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Solano Playlot re-opens thanks to the work of its neighbors

on August 13, 2012

Just days after a fire at the Chevron refinery sent Richmond residents scurrying for cover indoors, on Saturday hundreds of people gathered outside to celebrate the re-opening of a community park.

On the corner of 38th and Solano Avenue in Richmond sits a tiny park—just two tenths of an acre. For years, Solano Playlot was a dismal sight: worn down, full of sand and outdated rust covered equipment. It sat mostly unused, neighbors say—more blight than park.

“I came here and it was so depressing and awful,” said nearby neighbor Melanie Myers. She said many people talked about turning it into a dog park, because they assumed kids in the area just weren’t interested.

Hundreds of neighborhood kids, and adults, came out to enjoy the re-opening of Solano Playlot.

But Myers, along with a group of neighbors, thought it could be used again for its original purpose. Where others saw dirty, dangerous land with glass-infested sand, Myers and her group saw potential for a vivacious park and for a community.

In 2010, this group of concerned neighbors formed Solano PLAY, a community organization with the sole purpose of revitalizing the Solano Playlot, and formally adopted the park. After cleaning up the glass and other debris that had accumulated in the little space, they tested the viability of the park as a play space with an egg hunt in April. “We handed out hundreds and hundreds of flyers to nearby homes and over 200 people came out,” said Myers. It was proof enough for Myers that there was interest in the park.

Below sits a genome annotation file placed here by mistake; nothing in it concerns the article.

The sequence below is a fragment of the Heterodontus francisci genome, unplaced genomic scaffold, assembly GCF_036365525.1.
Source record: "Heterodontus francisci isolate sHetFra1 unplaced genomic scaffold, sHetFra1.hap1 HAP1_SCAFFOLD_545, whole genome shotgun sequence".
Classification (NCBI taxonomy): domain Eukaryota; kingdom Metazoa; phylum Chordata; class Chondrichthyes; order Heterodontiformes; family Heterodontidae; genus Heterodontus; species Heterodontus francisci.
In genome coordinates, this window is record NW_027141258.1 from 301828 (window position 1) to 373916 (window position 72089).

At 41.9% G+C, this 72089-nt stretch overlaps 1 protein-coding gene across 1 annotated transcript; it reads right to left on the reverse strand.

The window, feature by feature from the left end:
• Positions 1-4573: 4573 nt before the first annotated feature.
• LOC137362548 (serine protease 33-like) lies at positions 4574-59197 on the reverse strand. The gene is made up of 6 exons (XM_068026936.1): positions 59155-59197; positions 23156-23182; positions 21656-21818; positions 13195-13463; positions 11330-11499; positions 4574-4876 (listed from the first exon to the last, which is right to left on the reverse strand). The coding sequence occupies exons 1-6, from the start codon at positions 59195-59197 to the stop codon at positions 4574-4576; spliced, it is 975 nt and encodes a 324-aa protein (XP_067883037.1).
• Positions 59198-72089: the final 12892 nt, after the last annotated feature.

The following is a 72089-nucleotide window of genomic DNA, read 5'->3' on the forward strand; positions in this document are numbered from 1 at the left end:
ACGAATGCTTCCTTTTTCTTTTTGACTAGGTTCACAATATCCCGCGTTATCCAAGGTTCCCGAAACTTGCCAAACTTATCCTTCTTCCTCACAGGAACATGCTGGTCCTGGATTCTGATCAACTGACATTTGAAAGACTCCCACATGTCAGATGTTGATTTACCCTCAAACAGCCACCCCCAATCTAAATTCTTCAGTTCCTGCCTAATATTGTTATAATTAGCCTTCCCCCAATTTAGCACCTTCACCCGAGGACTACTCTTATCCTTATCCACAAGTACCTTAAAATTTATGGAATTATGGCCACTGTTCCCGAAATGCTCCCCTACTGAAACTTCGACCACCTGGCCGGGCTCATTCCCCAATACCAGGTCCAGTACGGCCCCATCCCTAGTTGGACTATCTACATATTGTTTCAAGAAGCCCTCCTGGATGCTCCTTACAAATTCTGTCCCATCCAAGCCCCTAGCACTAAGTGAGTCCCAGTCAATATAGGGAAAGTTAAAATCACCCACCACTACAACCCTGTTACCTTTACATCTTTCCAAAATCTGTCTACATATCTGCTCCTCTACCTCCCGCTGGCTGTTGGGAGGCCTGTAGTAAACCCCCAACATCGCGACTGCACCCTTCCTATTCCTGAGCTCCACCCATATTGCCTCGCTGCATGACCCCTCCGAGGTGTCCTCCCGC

Fast forward two years to Saturday: Myers stands off to the side of the newly re-opened playlot with her son on her hip, taking in the scene at the park. It is again filled with hundreds of people. Everywhere she looks kids and adults are enjoying the re-opening day. Squeals come from the south side in the area for kids under five, where toddlers are climbing a small hill and sliding down a little slide. The bigger kids are swinging high into the air on the new swingset and racing up and down the big ladders of the big play set. An impromptu football game has broken out across the lawn.

Renee Lama, assistant principal at Kennedy High School, is offering free face

Renee Lama, Assistant Principal at Kennedy High School, offered free face painting at the park on Saturday. She said she watched the entire transformation. "It's a wonderful display of what you can do when people come together as a community," said Lama.

painting. “It’s amazing. We’ve watched the whole transformation. It’s inspiring to see what these neighbors have accomplished,” Lama said while drawing a butterfly on a young girl’s cheek.

“You would not believe how much heart went in to this,” Myers added.

The park was designed by Myers and a core group of Solano PLAY volunteers and neighbors: Nancy Lewis, Erica Smith, Amalia Pereira, Jerri Miner, Karin Romeo, Claudia Jimenez and Raelene Coburn. “Because we used the park for events before beginning the design process, we were able to design it in a way that would best meet how we plan to use it, as a community space,” said Myers.